The standardisation of new nuclear units being planned for the US will be the most significant factor in reducing up-front costs for reactors, the Nuclear Energy Institute’s (NEI) president and chief executive officer has said.
In an interview with NucNet, Marvin Fertel said he doubted if the US would introduce the kind of market mechanisms being planned in the UK in an effort to attract investors to the nuclear sector.
But he said: “What we can do from our side concerning the up-front costs of nuclear energy is to stay standardised”.
Mr Fertel said standardisation will reduce the timeframe of the construction for nuclear power plants.
He said: “We have 104 reactors and in general they are all customised. The two units being built at Vogtle and the two at Summer are standardised AP1000 units.”
Mr Fertel said “staying standardised” should provide efficiency in the licensing process because the country’s regulator, the Nuclear Regulatory Commission, reviews standardised construction and operating applications based on each reactor design.
As much as 70 percent of the NRC’s licence application references the reactor design and should be streamlined as a specific design penetrates the market, he said.
“It also means getting construction techniques improved because we have done it more than once,” Mr Fertel said. “This would have a dramatic impact on the ultimate cost of building a new nuclear plant.”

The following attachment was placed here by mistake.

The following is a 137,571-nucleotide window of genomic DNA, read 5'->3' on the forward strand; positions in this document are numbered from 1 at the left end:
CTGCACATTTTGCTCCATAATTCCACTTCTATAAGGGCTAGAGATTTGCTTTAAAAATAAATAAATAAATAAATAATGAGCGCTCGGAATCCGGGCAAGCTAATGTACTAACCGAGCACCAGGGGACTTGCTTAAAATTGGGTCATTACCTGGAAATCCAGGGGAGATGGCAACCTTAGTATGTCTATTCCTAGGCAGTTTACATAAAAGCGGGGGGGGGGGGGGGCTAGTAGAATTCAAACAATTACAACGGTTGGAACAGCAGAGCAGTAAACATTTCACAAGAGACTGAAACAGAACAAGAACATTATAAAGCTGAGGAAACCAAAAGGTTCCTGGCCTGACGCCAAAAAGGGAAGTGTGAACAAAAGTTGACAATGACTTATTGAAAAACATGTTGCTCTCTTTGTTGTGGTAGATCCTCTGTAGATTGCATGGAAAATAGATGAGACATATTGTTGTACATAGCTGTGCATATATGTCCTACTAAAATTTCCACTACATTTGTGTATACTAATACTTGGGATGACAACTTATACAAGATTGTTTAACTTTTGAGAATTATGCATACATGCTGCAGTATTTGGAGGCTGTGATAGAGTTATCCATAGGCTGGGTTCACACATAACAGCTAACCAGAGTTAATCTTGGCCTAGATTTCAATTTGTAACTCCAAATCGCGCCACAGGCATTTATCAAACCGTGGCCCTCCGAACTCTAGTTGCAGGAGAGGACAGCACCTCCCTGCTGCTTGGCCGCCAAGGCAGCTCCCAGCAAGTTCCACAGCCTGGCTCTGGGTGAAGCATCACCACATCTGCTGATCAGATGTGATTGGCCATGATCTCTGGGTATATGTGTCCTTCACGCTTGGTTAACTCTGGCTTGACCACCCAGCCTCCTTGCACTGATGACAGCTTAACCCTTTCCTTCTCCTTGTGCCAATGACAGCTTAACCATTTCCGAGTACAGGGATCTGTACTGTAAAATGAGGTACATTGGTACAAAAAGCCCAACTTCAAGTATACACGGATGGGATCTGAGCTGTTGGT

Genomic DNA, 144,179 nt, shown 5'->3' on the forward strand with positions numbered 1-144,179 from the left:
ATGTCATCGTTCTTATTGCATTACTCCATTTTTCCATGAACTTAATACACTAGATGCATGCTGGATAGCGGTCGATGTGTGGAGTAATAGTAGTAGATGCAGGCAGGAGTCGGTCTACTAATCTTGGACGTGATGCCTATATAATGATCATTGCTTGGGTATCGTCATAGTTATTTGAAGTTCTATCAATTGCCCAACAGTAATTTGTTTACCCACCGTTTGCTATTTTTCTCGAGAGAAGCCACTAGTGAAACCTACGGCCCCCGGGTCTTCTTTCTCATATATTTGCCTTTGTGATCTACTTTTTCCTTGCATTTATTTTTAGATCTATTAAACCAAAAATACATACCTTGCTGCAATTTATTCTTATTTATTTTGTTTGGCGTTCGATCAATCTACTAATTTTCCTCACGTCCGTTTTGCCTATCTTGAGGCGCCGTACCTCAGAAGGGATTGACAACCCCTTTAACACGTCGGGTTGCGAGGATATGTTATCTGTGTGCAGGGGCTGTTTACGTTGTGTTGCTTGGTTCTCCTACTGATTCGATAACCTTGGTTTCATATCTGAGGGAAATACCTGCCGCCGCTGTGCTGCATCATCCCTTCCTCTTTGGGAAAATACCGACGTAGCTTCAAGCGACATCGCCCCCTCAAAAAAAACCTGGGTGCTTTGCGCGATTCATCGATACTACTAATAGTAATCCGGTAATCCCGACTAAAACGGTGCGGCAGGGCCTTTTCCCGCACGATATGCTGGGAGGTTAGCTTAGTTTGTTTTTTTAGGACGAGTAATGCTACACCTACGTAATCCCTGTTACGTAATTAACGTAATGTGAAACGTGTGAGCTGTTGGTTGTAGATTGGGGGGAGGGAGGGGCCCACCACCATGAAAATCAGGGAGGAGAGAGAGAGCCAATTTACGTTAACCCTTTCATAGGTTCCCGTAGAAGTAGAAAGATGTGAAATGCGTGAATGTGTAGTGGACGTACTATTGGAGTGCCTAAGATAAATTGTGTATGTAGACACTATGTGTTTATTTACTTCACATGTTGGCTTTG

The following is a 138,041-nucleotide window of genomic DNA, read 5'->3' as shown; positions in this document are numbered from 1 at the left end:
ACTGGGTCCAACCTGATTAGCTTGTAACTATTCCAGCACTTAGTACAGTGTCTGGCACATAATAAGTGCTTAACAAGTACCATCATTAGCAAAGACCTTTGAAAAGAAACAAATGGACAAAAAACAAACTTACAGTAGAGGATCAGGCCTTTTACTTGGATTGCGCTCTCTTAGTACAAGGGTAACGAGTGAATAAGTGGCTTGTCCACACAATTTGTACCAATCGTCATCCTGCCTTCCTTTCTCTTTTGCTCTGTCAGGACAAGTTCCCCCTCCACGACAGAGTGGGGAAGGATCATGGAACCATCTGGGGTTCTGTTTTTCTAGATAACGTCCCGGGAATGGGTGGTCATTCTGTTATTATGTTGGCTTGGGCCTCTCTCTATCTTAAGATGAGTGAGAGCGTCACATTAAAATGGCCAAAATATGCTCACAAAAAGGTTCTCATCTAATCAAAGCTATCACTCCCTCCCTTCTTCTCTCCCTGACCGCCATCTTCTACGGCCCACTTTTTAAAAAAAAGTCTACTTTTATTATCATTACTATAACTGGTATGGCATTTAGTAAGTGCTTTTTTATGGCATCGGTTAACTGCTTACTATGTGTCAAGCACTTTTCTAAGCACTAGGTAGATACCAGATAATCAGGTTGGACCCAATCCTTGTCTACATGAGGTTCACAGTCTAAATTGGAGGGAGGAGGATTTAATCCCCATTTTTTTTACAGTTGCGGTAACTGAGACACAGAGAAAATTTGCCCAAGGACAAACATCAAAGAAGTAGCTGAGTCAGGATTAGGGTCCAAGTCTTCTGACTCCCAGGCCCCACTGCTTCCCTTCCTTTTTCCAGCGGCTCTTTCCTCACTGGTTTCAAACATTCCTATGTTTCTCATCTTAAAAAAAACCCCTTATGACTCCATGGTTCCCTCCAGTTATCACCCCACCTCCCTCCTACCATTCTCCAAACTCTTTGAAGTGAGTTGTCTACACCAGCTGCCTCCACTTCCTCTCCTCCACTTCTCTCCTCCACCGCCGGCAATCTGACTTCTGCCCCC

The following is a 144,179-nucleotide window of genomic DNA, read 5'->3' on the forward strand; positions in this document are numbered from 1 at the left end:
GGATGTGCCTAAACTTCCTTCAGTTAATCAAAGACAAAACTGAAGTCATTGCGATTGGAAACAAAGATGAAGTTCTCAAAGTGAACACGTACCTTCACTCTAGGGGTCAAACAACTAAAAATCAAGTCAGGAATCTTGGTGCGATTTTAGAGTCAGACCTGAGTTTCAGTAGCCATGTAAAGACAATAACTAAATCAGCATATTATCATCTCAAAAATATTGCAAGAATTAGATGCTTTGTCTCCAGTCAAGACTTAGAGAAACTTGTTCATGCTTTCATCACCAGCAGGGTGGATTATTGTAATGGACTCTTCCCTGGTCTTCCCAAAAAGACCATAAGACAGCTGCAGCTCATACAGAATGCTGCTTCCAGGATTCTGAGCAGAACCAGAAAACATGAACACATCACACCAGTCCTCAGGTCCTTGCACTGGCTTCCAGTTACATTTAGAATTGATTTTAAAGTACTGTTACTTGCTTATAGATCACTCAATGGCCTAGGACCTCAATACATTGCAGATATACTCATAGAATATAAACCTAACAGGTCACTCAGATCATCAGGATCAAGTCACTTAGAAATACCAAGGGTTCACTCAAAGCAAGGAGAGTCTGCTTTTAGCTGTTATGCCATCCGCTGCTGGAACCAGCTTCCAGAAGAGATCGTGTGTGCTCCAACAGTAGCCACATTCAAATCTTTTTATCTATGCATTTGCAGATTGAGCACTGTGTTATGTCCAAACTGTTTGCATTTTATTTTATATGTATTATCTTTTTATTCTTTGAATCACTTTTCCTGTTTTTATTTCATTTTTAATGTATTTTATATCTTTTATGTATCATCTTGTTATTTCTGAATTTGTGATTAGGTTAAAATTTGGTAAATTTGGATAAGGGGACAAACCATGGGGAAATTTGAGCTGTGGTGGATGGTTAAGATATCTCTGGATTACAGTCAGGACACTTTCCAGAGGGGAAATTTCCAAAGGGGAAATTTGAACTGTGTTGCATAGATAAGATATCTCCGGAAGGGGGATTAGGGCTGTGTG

From the licensing to operation, the time it takes to build a reactor like Georgia Power’s Vogtle is about 10 years. Mr Fertel said with continued standardisation, this could be reduced to between six-and-a-half and seven- and-a-half years.
The NEI says design standardisation offers “significant benefits”. The approach anticipates that reactors will be built in families of the same design, except for a limited number of site-specific differences.
Standardisation will reduce construction and operating cost, and lead to greater efficiencies and simplicity in nuclear plant operations, including safety, maintenance, training and spare-parts procurement.
The NEI said: “Standardisation is a major departure from the first generation of US nuclear reactors, built in the 1960s and 1970s, which are nearly all one-of-a-kind.”